Those crazy kids Katie and Porter are going to go and make an aunt out of me. I am very excited. I have a feeling I'll be one of those doting relatives that sees any mildly cute kid's outfit or toy and buys it immediately for which to gift the child. I'm determined to be this kid's favorite aunt, and since for now I'm the only one living in the same town, I think I can best the competition.
I'm also hoping that a new baby is a good excuse to buy a decent camera, with which to take thousands of pictures of said baby. I voiced this opinion to Katie a couple of weeks ago, and the baby seriously hiccuped or burped or made some kind of noise from the womb to affirm that it is indeed a good idea.
Katie's co-workers gave her a baby shower last week. I collected pictures of Katie and Porter as children for a slideshow:
The hard thing about not being the oldest child in the family is that there are precious few pictures without the older siblings in them. And Porter, being the third child, is lucky there are pictures of him at all! Abby watched the video and said, "Wow, you guys dressed up a lot." I didn't even notice. I suppose we did dress up a lot as kids, putting on plays and fashion shows and for Halloween.
I made chocolate truffles for the shower. This is one of my favorite recipes. This time I took three different flavors, raspberry, almond, and coffee (Chambord, Amaretto, and Kahlua).
Perfect Chocolate Truffles
Recipe from Cook's Illustrated
Makes 2 dozen 1-inch truffles.
Ganache9 ounces semisweet chocolate or bittersweet chocolate, chopped coarse
1/2 cup heavy whipping cream
2 tablespoons unsalted butter
1 tablespoon light corn syrup
2 tablespoons Cognac , dark rum, Grand Marnier, Framboise, Kirsch, Frangelico, Amaretto, Kahlua, or port
Chocolate and Cocoa Coating8 ounces semisweet chocolate or bittersweet chocolate
2 cups Dutch-processed cocoa powder , sifted
For the ganache:
1. Melt chocolate in medium heatproof bowl set over pan of almost simmering water, stirring once or twice, until smooth. Set bowl aside.
2. Bring cream, butter, and corn syrup to strong simmer (about 160 degrees) in non-reactive pan over low heat. Remove pan from heat, cool for 5 minutes, then whisk into chocolate. Whisk in liquor.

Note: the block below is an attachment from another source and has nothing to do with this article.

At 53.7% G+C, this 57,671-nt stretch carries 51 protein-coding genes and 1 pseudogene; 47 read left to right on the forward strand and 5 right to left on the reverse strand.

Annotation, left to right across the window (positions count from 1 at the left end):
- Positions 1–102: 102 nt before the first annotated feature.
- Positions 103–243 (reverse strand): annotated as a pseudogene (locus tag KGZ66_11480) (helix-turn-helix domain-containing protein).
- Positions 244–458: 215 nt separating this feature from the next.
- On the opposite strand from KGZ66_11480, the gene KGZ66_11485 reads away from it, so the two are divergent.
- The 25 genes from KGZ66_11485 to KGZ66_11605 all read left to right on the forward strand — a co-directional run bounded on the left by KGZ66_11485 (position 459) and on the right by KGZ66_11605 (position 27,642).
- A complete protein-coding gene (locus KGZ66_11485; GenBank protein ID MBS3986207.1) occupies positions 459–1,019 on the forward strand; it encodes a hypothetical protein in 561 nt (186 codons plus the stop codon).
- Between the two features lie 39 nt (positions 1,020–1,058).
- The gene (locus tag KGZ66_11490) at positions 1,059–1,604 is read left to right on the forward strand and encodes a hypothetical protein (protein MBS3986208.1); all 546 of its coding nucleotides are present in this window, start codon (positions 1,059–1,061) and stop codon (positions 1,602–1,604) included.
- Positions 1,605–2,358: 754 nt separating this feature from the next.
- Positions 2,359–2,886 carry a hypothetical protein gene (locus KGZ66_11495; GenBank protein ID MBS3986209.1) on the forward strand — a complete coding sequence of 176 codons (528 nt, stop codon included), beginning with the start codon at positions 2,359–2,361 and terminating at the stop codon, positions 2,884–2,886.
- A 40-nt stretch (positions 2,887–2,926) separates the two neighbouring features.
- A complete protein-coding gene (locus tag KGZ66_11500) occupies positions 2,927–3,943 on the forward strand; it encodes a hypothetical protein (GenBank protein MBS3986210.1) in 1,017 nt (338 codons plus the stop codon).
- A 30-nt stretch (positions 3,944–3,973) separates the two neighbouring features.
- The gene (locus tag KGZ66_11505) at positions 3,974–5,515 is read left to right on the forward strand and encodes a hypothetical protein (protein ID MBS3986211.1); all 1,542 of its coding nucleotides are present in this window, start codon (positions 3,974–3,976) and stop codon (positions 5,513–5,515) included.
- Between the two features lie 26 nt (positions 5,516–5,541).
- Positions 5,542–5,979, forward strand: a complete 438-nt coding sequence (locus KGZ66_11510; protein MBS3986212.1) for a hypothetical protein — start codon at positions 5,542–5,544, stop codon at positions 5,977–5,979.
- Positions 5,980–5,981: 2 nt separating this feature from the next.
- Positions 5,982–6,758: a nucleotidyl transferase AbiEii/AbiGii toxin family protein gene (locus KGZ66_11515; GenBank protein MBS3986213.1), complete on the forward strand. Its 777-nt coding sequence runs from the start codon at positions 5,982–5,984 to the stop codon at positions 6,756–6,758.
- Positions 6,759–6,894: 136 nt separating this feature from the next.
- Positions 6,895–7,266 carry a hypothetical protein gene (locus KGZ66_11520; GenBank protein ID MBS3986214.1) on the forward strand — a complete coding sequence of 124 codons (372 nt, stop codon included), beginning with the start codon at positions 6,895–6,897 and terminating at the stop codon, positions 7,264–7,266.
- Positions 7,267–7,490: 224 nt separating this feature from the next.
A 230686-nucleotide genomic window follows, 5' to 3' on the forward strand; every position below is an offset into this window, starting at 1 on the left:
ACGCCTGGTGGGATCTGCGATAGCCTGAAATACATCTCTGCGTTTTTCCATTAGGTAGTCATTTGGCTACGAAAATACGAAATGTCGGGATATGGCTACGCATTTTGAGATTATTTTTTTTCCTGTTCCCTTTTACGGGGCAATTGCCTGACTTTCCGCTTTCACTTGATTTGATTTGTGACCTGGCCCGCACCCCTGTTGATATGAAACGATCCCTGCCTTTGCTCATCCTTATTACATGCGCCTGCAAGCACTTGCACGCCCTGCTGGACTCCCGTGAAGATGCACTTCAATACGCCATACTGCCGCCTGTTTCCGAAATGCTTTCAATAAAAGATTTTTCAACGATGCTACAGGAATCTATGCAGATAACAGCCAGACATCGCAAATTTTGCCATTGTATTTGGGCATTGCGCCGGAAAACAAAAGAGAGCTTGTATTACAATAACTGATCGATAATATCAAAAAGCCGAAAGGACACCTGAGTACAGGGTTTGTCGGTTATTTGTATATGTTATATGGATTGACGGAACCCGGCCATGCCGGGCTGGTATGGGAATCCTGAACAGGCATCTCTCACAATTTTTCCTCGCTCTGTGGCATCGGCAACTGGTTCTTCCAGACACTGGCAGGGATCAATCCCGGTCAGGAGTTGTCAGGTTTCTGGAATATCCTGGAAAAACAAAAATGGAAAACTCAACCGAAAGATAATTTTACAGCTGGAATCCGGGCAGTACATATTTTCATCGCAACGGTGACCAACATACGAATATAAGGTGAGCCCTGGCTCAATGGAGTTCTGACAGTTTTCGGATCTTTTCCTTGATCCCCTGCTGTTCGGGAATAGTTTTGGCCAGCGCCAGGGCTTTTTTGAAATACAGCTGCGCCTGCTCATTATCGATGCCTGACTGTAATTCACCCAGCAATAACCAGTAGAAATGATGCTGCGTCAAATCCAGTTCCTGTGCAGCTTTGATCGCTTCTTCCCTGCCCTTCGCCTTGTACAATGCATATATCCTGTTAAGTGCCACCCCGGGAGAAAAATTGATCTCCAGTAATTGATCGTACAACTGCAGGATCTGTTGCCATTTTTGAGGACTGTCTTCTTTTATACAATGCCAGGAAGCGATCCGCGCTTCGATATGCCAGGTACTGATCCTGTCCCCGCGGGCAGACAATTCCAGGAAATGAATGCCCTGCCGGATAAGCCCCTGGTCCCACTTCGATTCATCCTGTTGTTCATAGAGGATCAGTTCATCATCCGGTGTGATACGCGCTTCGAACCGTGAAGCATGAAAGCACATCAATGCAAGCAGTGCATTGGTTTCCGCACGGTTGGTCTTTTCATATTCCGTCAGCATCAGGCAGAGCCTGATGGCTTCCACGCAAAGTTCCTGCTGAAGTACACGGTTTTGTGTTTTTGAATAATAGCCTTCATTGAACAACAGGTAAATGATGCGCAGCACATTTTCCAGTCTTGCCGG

3. Refrigerate mixture until it cools to 80 degrees, 15 to 20 minutes.
4. Either in bowl of electric mixer fitted with whisk attachment or with handheld electric mixer, whip mixture at medium speed until slightly lightened and thickened to a texture like store-bought canned chocolate frosting, 25 to 30 seconds.
5. Spoon ganache into large pastry bag fitted with 1/2-inch plain tube. Hold bag perpendicular to pan and with tip about 3/4 inch above work surface, and pipe 3/4-inch mounds (pulling tube away to the side to avoid leaving points) onto parchment or wax paper-covered baking sheet. Alternatively, scoop mounds with tiny (less than 1 tablespoon) ice cream scoop or melon baller.
6. Refrigerate mounds until hardened, at least an hour.
7. Following directions in step 1, melt coating chocolate, then cool to 90 degrees, making certain that no water comes into contact with chocolate.
8. Arrange chilled truffle mounds, bowl of melted chocolate, and cocoa-filled high-sided roasting pan on work surface. Working one mound at a time, dip palm of one hand about 1/4-inch deep into melted chocolate, pass one truffle mound with other hand to chocolate-covered hand and close hand around mound to coat, re-dipping hand into chocolate every third or fourth mound.
9. Drop coated truffle into cocoa; roll to coat using fork held in now empty clean hand, leaving truffles in cocoa until chocolate coating has set, about 1 minute. Repeat process until all mounds are in pan of cocoa.
10. Gently roll 5 to 6 truffles at a time in medium strainer to remove excess cocoa, then transfer to serving plate or tightly covered container. (Can be refrigerated for up to one week.)
Notes: These truffles are meant to look like the real thing—small, irregular mounds instead of perfectly spherical balls. If you decide to omit the liquor flavoring, reduce chocolate from 9 to 8 ounces. For microwave-oriented cooks, you can melt the chocolate at 50% power for about 3 minutes. The ganache mixture is quite forgiving. If it cools too much in step 1, place the bowl in a larger pan of warm water and stir the mixture until it has softened and warmed up. If this overwarms the mixture, cool it again as directed. The same flexibility applies if you overwhip the ganache by mistake. Simply warm it over the hot water, cool it, and whip it again. One person alone can dip and coat the truffles, but the process is simpler with a second person to roll coated truffles in cocoa and lift them onto a clean pan.
If the predictions are right, baby Rondella should arrive around Christmas.